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Making minute, molecular motors is the ultimate goal of the EU-funded SYNNANOMOTORS project, which was one of the winners of the Descartes Prize for Transnational Collaborative Research at the recent European Science Awards.
'Nature uses molecular motors and machines for every single biological process,' said project coordinator Professor David Leigh of the University of Edinburgh in the UK. With these machines, biological systems harness the sun's energy, communicate, perceive the world around them and control our movements.
In contrast, mankind currently relies on machines based on 'macro' technologies. All our pharmaceuticals and materials are based on the static properties of these substances. Once you get down to the nano-scale, molecules and atoms behave very differently, and this is what the researchers hope to exploit.
'We're used to machines in the big world,' explained Professor Leigh. 'What our work is about is trying to shrink this concept down to the ultimate in miniaturisation, where the machines are molecules themselves.'
The inspiration for the project was a chance discovery. Professor Leigh and his team were trying to create a large, ring-shaped molecule as part of an attempt to create novel chemical sensors. Instead, they produced two interlocked ring-shaped molecules which looked like a chain link.
Further research of this system led to the production of compounds called rotaxanes, in which a 'wheel' molecule fits round an 'axle' molecule. It was with these molecules that the SYNNANOMOTORS team create the first molecular motor, when they used a surface modified with rotaxanes to transport a drop of liquid uphill. In this case, shining a light in front of the drop caused the molecules to move in such a way that the water was effectively propelled along by the minute motors.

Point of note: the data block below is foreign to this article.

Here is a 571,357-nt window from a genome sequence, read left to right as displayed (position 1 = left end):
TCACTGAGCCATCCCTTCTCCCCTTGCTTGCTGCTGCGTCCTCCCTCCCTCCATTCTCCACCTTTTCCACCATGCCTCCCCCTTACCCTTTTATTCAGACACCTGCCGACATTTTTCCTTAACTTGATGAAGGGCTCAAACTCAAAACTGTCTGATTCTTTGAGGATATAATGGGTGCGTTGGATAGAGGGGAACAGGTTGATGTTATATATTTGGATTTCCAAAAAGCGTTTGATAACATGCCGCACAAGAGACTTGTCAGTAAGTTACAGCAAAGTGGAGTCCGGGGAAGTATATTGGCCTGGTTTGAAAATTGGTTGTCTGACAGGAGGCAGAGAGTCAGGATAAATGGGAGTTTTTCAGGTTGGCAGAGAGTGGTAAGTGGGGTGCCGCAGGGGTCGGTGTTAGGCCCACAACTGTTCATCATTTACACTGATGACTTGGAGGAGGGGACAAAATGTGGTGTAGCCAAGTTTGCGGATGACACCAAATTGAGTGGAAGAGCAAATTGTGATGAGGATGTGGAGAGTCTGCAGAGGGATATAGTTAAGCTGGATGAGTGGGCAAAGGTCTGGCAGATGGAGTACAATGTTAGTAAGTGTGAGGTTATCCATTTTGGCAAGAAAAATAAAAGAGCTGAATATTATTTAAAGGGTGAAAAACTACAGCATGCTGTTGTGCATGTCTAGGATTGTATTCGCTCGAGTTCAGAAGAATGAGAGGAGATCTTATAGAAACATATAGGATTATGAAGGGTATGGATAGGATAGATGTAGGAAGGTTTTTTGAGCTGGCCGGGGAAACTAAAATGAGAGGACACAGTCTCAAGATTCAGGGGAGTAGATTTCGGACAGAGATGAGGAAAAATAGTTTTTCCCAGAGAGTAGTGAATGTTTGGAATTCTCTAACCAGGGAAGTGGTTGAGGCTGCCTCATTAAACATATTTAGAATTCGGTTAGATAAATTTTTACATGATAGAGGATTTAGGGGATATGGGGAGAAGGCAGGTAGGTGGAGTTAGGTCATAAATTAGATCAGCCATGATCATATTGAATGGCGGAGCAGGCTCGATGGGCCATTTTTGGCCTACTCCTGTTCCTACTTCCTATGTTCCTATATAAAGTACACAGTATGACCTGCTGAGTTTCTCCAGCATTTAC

The project partners hope that this technology could one day be used to transport cargos, such as drugs, around the body. Meanwhile the nano-motors are also finding applications in information storage. In a system with two interlocked rings, changing the orientation of the rings changes the properties of the substance. For example, in one orientation it might be fluorescent, in another not. This means information can be 'read' optically from a polymer film covered in the molecules.
The first commercial applications of these miniscule motors are already in the pipeline, as project participant Professor Wybren Jan Buma of the University of Amsterdam in the Netherlands explained.
'If you put a very thin layer of these molecules on a surface, and then you touch them with a very sharp tip, of one atom across, and push on it, then you get patterns,' he told CORDIS News. The resulting pattern of droplets can be controlled, and a spin off company is now using this technique for identification and counterfeiting purposes. 'So it is something that we are using already,' he added.
The project partners include European experts in chemistry, physics, surface science and nanotechnology. However, when accepting the award, Professor Leigh paid tribute to the hard work of the younger members of the consortium. 'I'm sure there'll be lots of pizza and beer in the lab to celebrate!' he said.
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